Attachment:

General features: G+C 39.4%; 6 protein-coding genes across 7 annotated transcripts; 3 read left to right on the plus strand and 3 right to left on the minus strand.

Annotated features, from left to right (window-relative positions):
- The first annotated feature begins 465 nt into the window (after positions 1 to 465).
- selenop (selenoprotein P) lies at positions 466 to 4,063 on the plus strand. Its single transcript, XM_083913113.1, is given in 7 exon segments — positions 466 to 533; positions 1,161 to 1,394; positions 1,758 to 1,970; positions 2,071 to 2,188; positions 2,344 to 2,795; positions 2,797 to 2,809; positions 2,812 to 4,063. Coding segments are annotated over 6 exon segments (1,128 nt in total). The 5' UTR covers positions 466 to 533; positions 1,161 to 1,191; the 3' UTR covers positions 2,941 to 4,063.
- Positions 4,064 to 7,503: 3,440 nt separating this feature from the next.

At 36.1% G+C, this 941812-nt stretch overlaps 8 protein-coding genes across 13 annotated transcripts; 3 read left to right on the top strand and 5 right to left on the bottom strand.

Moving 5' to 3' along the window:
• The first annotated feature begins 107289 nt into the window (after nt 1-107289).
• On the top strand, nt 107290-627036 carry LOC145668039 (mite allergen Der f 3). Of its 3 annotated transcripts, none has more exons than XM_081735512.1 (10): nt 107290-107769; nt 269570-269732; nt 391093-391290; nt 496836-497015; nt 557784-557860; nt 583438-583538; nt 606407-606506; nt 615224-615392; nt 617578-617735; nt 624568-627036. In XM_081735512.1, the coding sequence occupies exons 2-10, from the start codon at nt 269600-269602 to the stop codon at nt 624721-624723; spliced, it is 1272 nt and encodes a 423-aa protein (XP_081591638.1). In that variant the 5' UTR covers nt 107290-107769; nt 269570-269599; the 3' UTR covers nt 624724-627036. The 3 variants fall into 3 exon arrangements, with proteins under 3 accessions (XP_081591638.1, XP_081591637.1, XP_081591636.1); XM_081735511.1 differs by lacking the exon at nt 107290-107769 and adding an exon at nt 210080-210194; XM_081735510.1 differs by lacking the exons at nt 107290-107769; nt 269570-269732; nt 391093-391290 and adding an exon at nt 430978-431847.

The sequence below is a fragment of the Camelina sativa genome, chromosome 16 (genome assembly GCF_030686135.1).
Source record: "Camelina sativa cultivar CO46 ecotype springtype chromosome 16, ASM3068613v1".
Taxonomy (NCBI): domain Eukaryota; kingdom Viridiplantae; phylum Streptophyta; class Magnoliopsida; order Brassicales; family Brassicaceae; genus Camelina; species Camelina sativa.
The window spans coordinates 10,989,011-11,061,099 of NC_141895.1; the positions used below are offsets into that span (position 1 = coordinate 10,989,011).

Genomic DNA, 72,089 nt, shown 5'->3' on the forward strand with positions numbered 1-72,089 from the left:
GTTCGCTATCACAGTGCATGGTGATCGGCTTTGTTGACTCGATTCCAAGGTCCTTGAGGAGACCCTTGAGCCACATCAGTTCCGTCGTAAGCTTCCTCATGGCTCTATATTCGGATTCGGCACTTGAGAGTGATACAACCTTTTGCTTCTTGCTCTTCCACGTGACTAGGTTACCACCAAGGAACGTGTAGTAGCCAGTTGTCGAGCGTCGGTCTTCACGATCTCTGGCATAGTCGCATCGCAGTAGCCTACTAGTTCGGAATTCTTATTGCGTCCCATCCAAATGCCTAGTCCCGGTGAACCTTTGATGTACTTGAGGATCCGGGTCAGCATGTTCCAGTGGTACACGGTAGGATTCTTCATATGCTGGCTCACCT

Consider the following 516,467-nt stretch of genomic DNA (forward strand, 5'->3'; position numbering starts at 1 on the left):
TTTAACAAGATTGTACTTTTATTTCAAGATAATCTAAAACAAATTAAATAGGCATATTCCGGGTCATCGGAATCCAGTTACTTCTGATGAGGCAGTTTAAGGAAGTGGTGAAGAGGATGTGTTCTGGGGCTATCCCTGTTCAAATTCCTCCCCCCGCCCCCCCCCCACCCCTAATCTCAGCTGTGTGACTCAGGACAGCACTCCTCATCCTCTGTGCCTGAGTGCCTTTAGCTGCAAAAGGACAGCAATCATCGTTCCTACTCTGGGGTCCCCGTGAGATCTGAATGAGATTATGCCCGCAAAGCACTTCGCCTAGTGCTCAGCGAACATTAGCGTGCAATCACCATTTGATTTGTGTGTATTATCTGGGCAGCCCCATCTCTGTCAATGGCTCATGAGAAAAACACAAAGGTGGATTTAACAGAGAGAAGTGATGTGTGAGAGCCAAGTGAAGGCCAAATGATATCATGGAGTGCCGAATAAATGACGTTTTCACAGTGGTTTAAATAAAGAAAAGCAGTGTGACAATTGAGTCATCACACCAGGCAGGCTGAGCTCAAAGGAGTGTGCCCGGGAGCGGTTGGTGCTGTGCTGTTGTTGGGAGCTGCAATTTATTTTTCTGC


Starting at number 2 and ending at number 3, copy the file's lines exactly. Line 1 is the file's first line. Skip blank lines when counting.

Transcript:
Annotated features, from left to right (window-relative positions):
- The first annotated feature begins 465 nt into the window (after positions 1 to 465).